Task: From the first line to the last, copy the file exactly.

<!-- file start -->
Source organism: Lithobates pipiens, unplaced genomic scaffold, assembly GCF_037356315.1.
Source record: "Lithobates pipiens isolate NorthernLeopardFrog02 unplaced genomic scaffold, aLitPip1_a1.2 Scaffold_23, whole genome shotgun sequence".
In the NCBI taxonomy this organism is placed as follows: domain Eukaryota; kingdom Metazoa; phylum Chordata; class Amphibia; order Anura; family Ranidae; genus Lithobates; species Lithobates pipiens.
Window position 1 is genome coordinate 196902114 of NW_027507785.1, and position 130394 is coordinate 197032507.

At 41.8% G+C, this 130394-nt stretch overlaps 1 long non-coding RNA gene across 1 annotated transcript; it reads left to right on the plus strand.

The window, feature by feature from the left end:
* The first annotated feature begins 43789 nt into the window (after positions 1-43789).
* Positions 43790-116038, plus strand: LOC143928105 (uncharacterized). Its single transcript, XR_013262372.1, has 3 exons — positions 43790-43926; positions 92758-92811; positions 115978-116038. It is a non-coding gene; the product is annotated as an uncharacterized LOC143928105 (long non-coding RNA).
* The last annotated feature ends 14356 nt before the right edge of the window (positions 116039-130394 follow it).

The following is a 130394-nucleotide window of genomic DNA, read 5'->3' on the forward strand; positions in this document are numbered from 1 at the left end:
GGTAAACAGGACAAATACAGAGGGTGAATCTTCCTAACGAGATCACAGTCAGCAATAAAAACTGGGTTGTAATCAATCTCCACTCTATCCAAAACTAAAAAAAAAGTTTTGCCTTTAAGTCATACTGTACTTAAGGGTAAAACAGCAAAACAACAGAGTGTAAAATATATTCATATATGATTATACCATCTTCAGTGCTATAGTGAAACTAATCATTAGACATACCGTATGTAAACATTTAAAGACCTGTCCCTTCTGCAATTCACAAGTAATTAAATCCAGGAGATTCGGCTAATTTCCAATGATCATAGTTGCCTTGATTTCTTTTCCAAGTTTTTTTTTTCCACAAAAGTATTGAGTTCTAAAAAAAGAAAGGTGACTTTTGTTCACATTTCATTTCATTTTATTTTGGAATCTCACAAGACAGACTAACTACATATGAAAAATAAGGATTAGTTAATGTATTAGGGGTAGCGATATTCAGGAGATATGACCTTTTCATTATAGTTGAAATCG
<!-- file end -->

Source organism: Lithobates pipiens, unplaced genomic scaffold, assembly GCF_037356315.1.
Source record: "Lithobates pipiens isolate NorthernLeopardFrog02 unplaced genomic scaffold, aLitPip1_a1.2 Scaffold_23, whole genome shotgun sequence".
In the NCBI taxonomy this organism is placed as follows: domain Eukaryota; kingdom Metazoa; phylum Chordata; class Amphibia; order Anura; family Ranidae; genus Lithobates; species Lithobates pipiens.
Window position 1 is genome coordinate 196902114 of NW_027507785.1, and position 130394 is coordinate 197032507.

At 41.8% G+C, this 130394-nt stretch overlaps 1 long non-coding RNA gene across 1 annotated transcript; it reads left to right on the plus strand.

The window, feature by feature from the left end:
* The first annotated feature begins 43789 nt into the window (after positions 1-43789).
* Positions 43790-116038, plus strand: LOC143928105 (uncharacterized). Its single transcript, XR_013262372.1, has 3 exons — positions 43790-43926; positions 92758-92811; positions 115978-116038. It is a non-coding gene; the product is annotated as an uncharacterized LOC143928105 (long non-coding RNA).
* The last annotated feature ends 14356 nt before the right edge of the window (positions 116039-130394 follow it).

The following is a 130394-nucleotide window of genomic DNA, read 5'->3' on the forward strand; positions in this document are numbered from 1 at the left end:
GGTAAACAGGACAAATACAGAGGGTGAATCTTCCTAACGAGATCACAGTCAGCAATAAAAACTGGGTTGTAATCAATCTCCACTCTATCCAAAACTAAAAAAAAAGTTTTGCCTTTAAGTCATACTGTACTTAAGGGTAAAACAGCAAAACAACAGAGTGTAAAATATATTCATATATGATTATACCATCTTCAGTGCTATAGTGAAACTAATCATTAGACATACCGTATGTAAACATTTAAAGACCTGTCCCTTCTGCAATTCACAAGTAATTAAATCCAGGAGATTCGGCTAATTTCCAATGATCATAGTTGCCTTGATTTCTTTTCCAAGTTTTTTTTTTCCACAAAAGTATTGAGTTCTAAAAAAAGAAAGGTGACTTTTGTTCACATTTCATTTCATTTTATTTTGGAATCTCACAAGACAGACTAACTACATATGAAAAATAAGGATTAGTTAATGTATTAGGGGTAGCGATATTCAGGAGATATGACCTTTTCATTATAGTTGAAATCG